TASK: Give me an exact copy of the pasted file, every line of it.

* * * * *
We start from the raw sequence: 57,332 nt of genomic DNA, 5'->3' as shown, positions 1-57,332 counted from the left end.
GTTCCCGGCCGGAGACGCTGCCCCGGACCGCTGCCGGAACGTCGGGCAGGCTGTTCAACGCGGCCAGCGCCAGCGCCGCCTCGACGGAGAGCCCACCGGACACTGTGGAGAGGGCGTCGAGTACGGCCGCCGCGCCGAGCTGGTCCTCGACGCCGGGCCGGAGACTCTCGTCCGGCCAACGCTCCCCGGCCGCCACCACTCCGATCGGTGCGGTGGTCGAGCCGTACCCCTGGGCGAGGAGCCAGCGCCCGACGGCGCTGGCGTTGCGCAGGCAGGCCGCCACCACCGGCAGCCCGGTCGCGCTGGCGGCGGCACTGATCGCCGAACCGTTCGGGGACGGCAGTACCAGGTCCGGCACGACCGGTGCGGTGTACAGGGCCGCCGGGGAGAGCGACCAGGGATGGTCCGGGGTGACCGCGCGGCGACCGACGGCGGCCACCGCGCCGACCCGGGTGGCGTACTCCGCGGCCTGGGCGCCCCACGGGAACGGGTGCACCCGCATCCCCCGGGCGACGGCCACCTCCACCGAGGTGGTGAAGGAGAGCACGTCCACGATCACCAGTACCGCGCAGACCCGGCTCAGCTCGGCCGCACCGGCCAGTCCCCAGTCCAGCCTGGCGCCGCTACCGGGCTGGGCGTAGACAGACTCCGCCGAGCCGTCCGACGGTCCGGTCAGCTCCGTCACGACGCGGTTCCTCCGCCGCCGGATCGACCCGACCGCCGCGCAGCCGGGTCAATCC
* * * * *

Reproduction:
We start from the raw sequence: 57,332 nt of genomic DNA, 5'->3' as shown, positions 1-57,332 counted from the left end.
GTTCCCGGCCGGAGACGCTGCCCCGGACCGCTGCCGGAACGTCGGGCAGGCTGTTCAACGCGGCCAGCGCCAGCGCCGCCTCGACGGAGAGCCCACCGGACACTGTGGAGAGGGCGTCGAGTACGGCCGCCGCGCCGAGCTGGTCCTCGACGCCGGGCCGGAGACTCTCGTCCGGCCAACGCTCCCCGGCCGCCACCACTCCGATCGGTGCGGTGGTCGAGCCGTACCCCTGGGCGAGGAGCCAGCGCCCGACGGCGCTGGCGTTGCGCAGGCAGGCCGCCACCACCGGCAGCCCGGTCGCGCTGGCGGCGGCACTGATCGCCGAACCGTTCGGGGACGGCAGTACCAGGTCCGGCACGACCGGTGCGGTGTACAGGGCCGCCGGGGAGAGCGACCAGGGATGGTCCGGGGTGACCGCGCGGCGACCGACGGCGGCCACCGCGCCGACCCGGGTGGCGTACTCCGCGGCCTGGGCGCCCCACGGGAACGGGTGCACCCGCATCCCCCGGGCGACGGCCACCTCCACCGAGGTGGTGAAGGAGAGCACGTCCACGATCACCAGTACCGCGCAGACCCGGCTCAGCTCGGCCGCACCGGCCAGTCCCCAGTCCAGCCTGGCGCCGCTACCGGGCTGGGCGTAGACAGACTCCGCCGAGCCGTCCGACGGTCCGGTCAGCTCCGTCACGACGCGGTTCCTCCGCCGCCGGATCGACCCGACCGCCGCGCAGCCGGGTCAATCC